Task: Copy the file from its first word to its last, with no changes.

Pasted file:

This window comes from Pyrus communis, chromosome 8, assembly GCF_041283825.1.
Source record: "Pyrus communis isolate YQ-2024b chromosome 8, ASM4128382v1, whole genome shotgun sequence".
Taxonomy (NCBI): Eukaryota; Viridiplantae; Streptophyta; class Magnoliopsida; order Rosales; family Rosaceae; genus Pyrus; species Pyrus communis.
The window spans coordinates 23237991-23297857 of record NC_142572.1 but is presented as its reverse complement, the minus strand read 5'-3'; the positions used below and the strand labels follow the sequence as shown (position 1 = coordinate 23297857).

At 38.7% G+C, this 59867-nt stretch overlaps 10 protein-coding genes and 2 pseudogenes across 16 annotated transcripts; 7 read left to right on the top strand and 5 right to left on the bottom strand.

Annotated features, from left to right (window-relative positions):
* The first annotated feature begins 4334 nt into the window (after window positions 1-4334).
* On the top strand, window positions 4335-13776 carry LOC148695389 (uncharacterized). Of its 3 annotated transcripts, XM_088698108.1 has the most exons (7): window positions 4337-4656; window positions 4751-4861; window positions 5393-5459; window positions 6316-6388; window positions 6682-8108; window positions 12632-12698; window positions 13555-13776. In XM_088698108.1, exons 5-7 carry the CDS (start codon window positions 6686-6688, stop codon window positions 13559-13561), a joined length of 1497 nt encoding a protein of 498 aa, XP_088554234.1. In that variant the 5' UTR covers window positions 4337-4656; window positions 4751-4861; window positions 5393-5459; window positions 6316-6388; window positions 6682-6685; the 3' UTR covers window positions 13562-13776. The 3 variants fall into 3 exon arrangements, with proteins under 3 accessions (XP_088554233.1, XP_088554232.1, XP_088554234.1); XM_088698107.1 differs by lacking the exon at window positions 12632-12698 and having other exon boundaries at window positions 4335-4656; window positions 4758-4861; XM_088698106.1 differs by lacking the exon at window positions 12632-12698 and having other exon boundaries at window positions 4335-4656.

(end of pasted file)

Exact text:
This window comes from Pyrus communis, chromosome 8, assembly GCF_041283825.1.
Source record: "Pyrus communis isolate YQ-2024b chromosome 8, ASM4128382v1, whole genome shotgun sequence".
Taxonomy (NCBI): Eukaryota; Viridiplantae; Streptophyta; class Magnoliopsida; order Rosales; family Rosaceae; genus Pyrus; species Pyrus communis.
The window spans coordinates 23237991-23297857 of record NC_142572.1 but is presented as its reverse complement, the minus strand read 5'-3'; the positions used below and the strand labels follow the sequence as shown (position 1 = coordinate 23297857).

At 38.7% G+C, this 59867-nt stretch overlaps 10 protein-coding genes and 2 pseudogenes across 16 annotated transcripts; 7 read left to right on the top strand and 5 right to left on the bottom strand.

Annotated features, from left to right (window-relative positions):
* The first annotated feature begins 4334 nt into the window (after window positions 1-4334).
* On the top strand, window positions 4335-13776 carry LOC148695389 (uncharacterized). Of its 3 annotated transcripts, XM_088698108.1 has the most exons (7): window positions 4337-4656; window positions 4751-4861; window positions 5393-5459; window positions 6316-6388; window positions 6682-8108; window positions 12632-12698; window positions 13555-13776. In XM_088698108.1, exons 5-7 carry the CDS (start codon window positions 6686-6688, stop codon window positions 13559-13561), a joined length of 1497 nt encoding a protein of 498 aa, XP_088554234.1. In that variant the 5' UTR covers window positions 4337-4656; window positions 4751-4861; window positions 5393-5459; window positions 6316-6388; window positions 6682-6685; the 3' UTR covers window positions 13562-13776. The 3 variants fall into 3 exon arrangements, with proteins under 3 accessions (XP_088554233.1, XP_088554232.1, XP_088554234.1); XM_088698107.1 differs by lacking the exon at window positions 12632-12698 and having other exon boundaries at window positions 4335-4656; window positions 4758-4861; XM_088698106.1 differs by lacking the exon at window positions 12632-12698 and having other exon boundaries at window positions 4335-4656.